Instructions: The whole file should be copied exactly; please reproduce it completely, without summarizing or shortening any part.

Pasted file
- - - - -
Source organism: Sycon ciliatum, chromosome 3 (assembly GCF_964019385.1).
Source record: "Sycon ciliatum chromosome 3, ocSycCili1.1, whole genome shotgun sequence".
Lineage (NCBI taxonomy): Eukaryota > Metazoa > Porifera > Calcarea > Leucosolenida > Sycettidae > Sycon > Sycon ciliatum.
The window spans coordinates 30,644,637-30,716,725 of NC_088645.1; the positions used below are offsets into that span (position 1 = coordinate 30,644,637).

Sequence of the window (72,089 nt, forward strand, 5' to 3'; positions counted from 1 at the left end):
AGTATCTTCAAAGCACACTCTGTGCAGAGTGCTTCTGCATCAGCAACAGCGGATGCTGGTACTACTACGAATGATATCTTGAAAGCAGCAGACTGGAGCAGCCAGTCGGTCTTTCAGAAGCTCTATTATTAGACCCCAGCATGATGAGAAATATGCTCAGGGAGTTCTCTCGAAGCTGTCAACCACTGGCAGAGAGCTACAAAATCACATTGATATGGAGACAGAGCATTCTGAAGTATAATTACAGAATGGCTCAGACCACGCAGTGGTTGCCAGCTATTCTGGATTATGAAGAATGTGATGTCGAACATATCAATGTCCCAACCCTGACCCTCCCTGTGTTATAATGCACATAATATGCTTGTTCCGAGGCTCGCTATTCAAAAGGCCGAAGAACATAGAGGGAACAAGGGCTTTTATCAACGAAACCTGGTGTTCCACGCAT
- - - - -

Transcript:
Source organism: Sycon ciliatum, chromosome 3 (assembly GCF_964019385.1).
Source record: "Sycon ciliatum chromosome 3, ocSycCili1.1, whole genome shotgun sequence".
Lineage (NCBI taxonomy): Eukaryota > Metazoa > Porifera > Calcarea > Leucosolenida > Sycettidae > Sycon > Sycon ciliatum.
The window spans coordinates 30,644,637-30,716,725 of NC_088645.1; the positions used below are offsets into that span (position 1 = coordinate 30,644,637).

Sequence of the window (72,089 nt, forward strand, 5' to 3'; positions counted from 1 at the left end):
AGTATCTTCAAAGCACACTCTGTGCAGAGTGCTTCTGCATCAGCAACAGCGGATGCTGGTACTACTACGAATGATATCTTGAAAGCAGCAGACTGGAGCAGCCAGTCGGTCTTTCAGAAGCTCTATTATTAGACCCCAGCATGATGAGAAATATGCTCAGGGAGTTCTCTCGAAGCTGTCAACCACTGGCAGAGAGCTACAAAATCACATTGATATGGAGACAGAGCATTCTGAAGTATAATTACAGAATGGCTCAGACCACGCAGTGGTTGCCAGCTATTCTGGATTATGAAGAATGTGATGTCGAACATATCAATGTCCCAACCCTGACCCTCCCTGTGTTATAATGCACATAATATGCTTGTTCCGAGGCTCGCTATTCAAAAGGCCGAAGAACATAGAGGGAACAAGGGCTTTTATCAACGAAACCTGGTGTTCCACGCAT